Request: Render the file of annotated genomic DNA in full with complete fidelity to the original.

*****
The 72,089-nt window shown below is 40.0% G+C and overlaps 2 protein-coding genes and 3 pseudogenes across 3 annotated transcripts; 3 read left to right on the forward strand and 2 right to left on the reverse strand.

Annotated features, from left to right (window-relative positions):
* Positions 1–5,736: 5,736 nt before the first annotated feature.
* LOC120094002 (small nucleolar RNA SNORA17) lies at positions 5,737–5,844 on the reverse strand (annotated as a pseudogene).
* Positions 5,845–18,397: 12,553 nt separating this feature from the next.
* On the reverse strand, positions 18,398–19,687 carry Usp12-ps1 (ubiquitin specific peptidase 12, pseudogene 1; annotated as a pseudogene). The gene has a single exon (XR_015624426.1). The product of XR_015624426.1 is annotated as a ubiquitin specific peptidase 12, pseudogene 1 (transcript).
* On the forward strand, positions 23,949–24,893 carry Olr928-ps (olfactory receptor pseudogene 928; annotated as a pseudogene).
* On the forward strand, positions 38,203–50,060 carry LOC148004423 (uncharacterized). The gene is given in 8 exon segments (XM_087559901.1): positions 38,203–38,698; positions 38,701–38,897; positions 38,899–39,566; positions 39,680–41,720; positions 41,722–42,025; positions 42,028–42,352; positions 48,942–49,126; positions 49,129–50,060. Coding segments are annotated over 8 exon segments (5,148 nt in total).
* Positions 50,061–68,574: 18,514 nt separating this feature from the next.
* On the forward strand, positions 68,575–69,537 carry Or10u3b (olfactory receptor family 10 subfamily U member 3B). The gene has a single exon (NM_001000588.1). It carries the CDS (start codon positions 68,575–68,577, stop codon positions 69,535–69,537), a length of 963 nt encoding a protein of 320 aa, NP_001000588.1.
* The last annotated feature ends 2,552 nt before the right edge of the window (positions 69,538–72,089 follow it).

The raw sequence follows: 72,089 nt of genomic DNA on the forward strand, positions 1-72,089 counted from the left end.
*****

The 72,089-nt window shown below is 40.0% G+C and overlaps 2 protein-coding genes and 3 pseudogenes across 3 annotated transcripts; 3 read left to right on the forward strand and 2 right to left on the reverse strand.

Annotated features, from left to right (window-relative positions):
* Positions 1–5,736: 5,736 nt before the first annotated feature.
* LOC120094002 (small nucleolar RNA SNORA17) lies at positions 5,737–5,844 on the reverse strand (annotated as a pseudogene).
* Positions 5,845–18,397: 12,553 nt separating this feature from the next.
* On the reverse strand, positions 18,398–19,687 carry Usp12-ps1 (ubiquitin specific peptidase 12, pseudogene 1; annotated as a pseudogene). The gene has a single exon (XR_015624426.1). The product of XR_015624426.1 is annotated as a ubiquitin specific peptidase 12, pseudogene 1 (transcript).
* On the forward strand, positions 23,949–24,893 carry Olr928-ps (olfactory receptor pseudogene 928; annotated as a pseudogene).
* On the forward strand, positions 38,203–50,060 carry LOC148004423 (uncharacterized). The gene is given in 8 exon segments (XM_087559901.1): positions 38,203–38,698; positions 38,701–38,897; positions 38,899–39,566; positions 39,680–41,720; positions 41,722–42,025; positions 42,028–42,352; positions 48,942–49,126; positions 49,129–50,060. Coding segments are annotated over 8 exon segments (5,148 nt in total).
* Positions 50,061–68,574: 18,514 nt separating this feature from the next.
* On the forward strand, positions 68,575–69,537 carry Or10u3b (olfactory receptor family 10 subfamily U member 3B). The gene has a single exon (NM_001000588.1). It carries the CDS (start codon positions 68,575–68,577, stop codon positions 69,535–69,537), a length of 963 nt encoding a protein of 320 aa, NP_001000588.1.
* The last annotated feature ends 2,552 nt before the right edge of the window (positions 69,538–72,089 follow it).

The raw sequence follows: 72,089 nt of genomic DNA on the forward strand, positions 1-72,089 counted from the left end.